The voltage simply had gone up 5ppm, or so, but recovered within 1 month to its recent value, where it had been drifting, or ageing to the last 2 years.
These are obviously two relaxation process, and has nothing to do with humidity neither room temperature. The ADR is stuck into a test socket, not soldered.
Why should the package have a leak?
Both environmental parameters are absolutely constant in my lab, I.e always around 50% and 21.5°C.
I have not seen anybody else reporting this effect.
If this is a common characteristic of all ADR1000, this would inhibit a usage as a reference for DMMs.

If this is a common characteristic of the ADR1000, it would make it unusable in many calibration labs.

We had a conversation with the main tech and manager at Keysight's Standards Calibration Laboratory where the JVS is located, and they advised us to keep our meters running 24/7 powered by pure sinewave UPS backup units, which we do. We also have our 732 array on those backups.

Having said that, most other cal labs I know switch their meters off when not in use, rendering the ADR1000 unusable in reference meter applications.

Also concerning is the long stabilization time reported here. I have not personally tested it so cannot weigh in on the matter.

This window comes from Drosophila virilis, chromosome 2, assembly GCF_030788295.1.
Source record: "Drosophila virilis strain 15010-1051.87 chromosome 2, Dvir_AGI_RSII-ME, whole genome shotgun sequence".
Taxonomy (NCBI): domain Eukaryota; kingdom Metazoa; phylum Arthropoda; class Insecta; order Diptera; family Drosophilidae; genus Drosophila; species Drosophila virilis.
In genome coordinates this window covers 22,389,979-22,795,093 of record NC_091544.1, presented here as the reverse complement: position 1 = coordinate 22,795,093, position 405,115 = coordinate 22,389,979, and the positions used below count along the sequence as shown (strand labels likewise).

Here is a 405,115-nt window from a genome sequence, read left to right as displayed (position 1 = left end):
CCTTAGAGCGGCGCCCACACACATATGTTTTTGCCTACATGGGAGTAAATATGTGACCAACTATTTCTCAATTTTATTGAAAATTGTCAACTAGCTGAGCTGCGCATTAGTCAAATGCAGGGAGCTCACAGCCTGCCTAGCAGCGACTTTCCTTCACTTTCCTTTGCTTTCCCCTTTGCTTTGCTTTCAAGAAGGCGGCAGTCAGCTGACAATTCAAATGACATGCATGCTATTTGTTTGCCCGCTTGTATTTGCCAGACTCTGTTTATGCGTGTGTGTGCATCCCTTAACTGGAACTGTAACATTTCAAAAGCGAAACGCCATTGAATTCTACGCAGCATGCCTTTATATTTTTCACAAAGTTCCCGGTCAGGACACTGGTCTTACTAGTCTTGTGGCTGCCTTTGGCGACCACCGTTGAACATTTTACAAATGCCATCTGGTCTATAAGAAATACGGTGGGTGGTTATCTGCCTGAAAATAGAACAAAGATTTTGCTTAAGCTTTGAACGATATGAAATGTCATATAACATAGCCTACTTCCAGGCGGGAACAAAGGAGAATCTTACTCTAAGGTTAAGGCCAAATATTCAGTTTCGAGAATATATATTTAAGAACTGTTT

I hope this is not the case.

TomG.
 

Offline Kleinstein

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Re: Lowest drift, lowest noise voltage reference (ADR1000AHZ)
« Reply #448 on: May 26, 2024, 04:04:06 pm »
At least the recovery after a turn off is relatively fast. So at least that process (e.g. stress between die and case or possibly redistribution of hunidity from silicon surface to case surface) is fast enough to be not a major issue for the long term stability.

For an application not running 24/7 this would be a major issue. If really a problem one could design the instrument in a way to keep the reference running with relatively low power and still power down most of the rest.
 

Offline dietert1

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Re: Lowest drift, lowest noise voltage reference (ADR1000AHZ)
« Reply #449 on: May 26, 2024, 04:06:55 pm »
Yes, the time scale is typical for a humidity related process and it can happen inside the hermetic cavity.
The observed behaviour isn't that unusual. I have seen it with LTFLU references and on a LTZ1000, too. If you always turn on a precision voltmeter for a short period, you won't even notice, as the reference will remain close to the "off" condition.

Regards, Dieter